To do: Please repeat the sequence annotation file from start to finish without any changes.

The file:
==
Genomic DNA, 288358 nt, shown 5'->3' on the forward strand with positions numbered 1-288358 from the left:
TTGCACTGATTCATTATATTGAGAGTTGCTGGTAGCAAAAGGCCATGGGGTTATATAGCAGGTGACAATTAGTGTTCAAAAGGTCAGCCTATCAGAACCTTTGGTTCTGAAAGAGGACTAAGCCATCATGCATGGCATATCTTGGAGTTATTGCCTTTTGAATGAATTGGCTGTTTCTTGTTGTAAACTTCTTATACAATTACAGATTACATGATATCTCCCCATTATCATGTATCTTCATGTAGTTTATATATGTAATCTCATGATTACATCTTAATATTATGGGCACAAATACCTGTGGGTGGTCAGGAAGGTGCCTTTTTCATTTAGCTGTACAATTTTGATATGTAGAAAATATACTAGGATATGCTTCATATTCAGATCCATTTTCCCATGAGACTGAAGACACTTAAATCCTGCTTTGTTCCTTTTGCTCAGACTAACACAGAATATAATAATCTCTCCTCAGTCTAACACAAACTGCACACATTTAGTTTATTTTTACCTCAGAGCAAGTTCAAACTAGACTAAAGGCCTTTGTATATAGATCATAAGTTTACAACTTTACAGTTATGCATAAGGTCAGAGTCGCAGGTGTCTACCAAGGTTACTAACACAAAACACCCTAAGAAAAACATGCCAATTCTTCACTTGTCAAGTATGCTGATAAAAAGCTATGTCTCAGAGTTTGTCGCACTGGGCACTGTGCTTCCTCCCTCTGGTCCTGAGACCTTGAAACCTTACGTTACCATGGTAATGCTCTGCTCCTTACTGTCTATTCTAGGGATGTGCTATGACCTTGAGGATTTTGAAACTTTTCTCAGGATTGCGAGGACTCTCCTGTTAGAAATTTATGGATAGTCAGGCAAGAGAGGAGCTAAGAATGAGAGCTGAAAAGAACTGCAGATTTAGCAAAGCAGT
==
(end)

Genomic DNA, 288358 nt, shown 5'->3' on the forward strand with positions numbered 1-288358 from the left:
TTGCACTGATTCATTATATTGAGAGTTGCTGGTAGCAAAAGGCCATGGGGTTATATAGCAGGTGACAATTAGTGTTCAAAAGGTCAGCCTATCAGAACCTTTGGTTCTGAAAGAGGACTAAGCCATCATGCATGGCATATCTTGGAGTTATTGCCTTTTGAATGAATTGGCTGTTTCTTGTTGTAAACTTCTTATACAATTACAGATTACATGATATCTCCCCATTATCATGTATCTTCATGTAGTTTATATATGTAATCTCATGATTACATCTTAATATTATGGGCACAAATACCTGTGGGTGGTCAGGAAGGTGCCTTTTTCATTTAGCTGTACAATTTTGATATGTAGAAAATATACTAGGATATGCTTCATATTCAGATCCATTTTCCCATGAGACTGAAGACACTTAAATCCTGCTTTGTTCCTTTTGCTCAGACTAACACAGAATATAATAATCTCTCCTCAGTCTAACACAAACTGCACACATTTAGTTTATTTTTACCTCAGAGCAAGTTCAAACTAGACTAAAGGCCTTTGTATATAGATCATAAGTTTACAACTTTACAGTTATGCATAAGGTCAGAGTCGCAGGTGTCTACCAAGGTTACTAACACAAAACACCCTAAGAAAAACATGCCAATTCTTCACTTGTCAAGTATGCTGATAAAAAGCTATGTCTCAGAGTTTGTCGCACTGGGCACTGTGCTTCCTCCCTCTGGTCCTGAGACCTTGAAACCTTACGTTACCATGGTAATGCTCTGCTCCTTACTGTCTATTCTAGGGATGTGCTATGACCTTGAGGATTTTGAAACTTTTCTCAGGATTGCGAGGACTCTCCTGTTAGAAATTTATGGATAGTCAGGCAAGAGAGGAGCTAAGAATGAGAGCTGAAAAGAACTGCAGATTTAGCAAAGCAGT